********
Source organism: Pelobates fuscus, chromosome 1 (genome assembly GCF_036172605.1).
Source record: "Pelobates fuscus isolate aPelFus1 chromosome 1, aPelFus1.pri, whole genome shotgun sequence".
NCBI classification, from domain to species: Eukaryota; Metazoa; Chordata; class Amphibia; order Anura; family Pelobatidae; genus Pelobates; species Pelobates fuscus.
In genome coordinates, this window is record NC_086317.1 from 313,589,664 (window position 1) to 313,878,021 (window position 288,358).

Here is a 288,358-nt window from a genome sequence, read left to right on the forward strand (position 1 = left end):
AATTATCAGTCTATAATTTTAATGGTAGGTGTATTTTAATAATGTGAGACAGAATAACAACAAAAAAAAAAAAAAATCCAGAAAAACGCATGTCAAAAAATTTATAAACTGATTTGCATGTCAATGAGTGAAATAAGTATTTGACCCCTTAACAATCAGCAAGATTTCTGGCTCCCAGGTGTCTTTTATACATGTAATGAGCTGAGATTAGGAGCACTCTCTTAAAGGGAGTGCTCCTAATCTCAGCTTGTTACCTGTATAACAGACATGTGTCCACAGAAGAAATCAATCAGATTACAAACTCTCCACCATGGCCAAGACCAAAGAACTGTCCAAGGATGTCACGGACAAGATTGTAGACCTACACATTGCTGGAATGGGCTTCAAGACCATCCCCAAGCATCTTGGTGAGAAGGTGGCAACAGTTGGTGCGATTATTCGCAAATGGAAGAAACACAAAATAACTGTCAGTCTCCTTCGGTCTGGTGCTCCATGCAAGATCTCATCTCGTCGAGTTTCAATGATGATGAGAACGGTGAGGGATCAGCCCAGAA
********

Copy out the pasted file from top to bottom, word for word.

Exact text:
Source organism: Pelobates fuscus, chromosome 1 (genome assembly GCF_036172605.1).
Source record: "Pelobates fuscus isolate aPelFus1 chromosome 1, aPelFus1.pri, whole genome shotgun sequence".
NCBI classification, from domain to species: Eukaryota; Metazoa; Chordata; class Amphibia; order Anura; family Pelobatidae; genus Pelobates; species Pelobates fuscus.
In genome coordinates, this window is record NC_086317.1 from 313,589,664 (window position 1) to 313,878,021 (window position 288,358).

Here is a 288,358-nt window from a genome sequence, read left to right on the forward strand (position 1 = left end):
AATTATCAGTCTATAATTTTAATGGTAGGTGTATTTTAATAATGTGAGACAGAATAACAACAAAAAAAAAAAAAAATCCAGAAAAACGCATGTCAAAAAATTTATAAACTGATTTGCATGTCAATGAGTGAAATAAGTATTTGACCCCTTAACAATCAGCAAGATTTCTGGCTCCCAGGTGTCTTTTATACATGTAATGAGCTGAGATTAGGAGCACTCTCTTAAAGGGAGTGCTCCTAATCTCAGCTTGTTACCTGTATAACAGACATGTGTCCACAGAAGAAATCAATCAGATTACAAACTCTCCACCATGGCCAAGACCAAAGAACTGTCCAAGGATGTCACGGACAAGATTGTAGACCTACACATTGCTGGAATGGGCTTCAAGACCATCCCCAAGCATCTTGGTGAGAAGGTGGCAACAGTTGGTGCGATTATTCGCAAATGGAAGAAACACAAAATAACTGTCAGTCTCCTTCGGTCTGGTGCTCCATGCAAGATCTCATCTCGTCGAGTTTCAATGATGATGAGAACGGTGAGGGATCAGCCCAGAA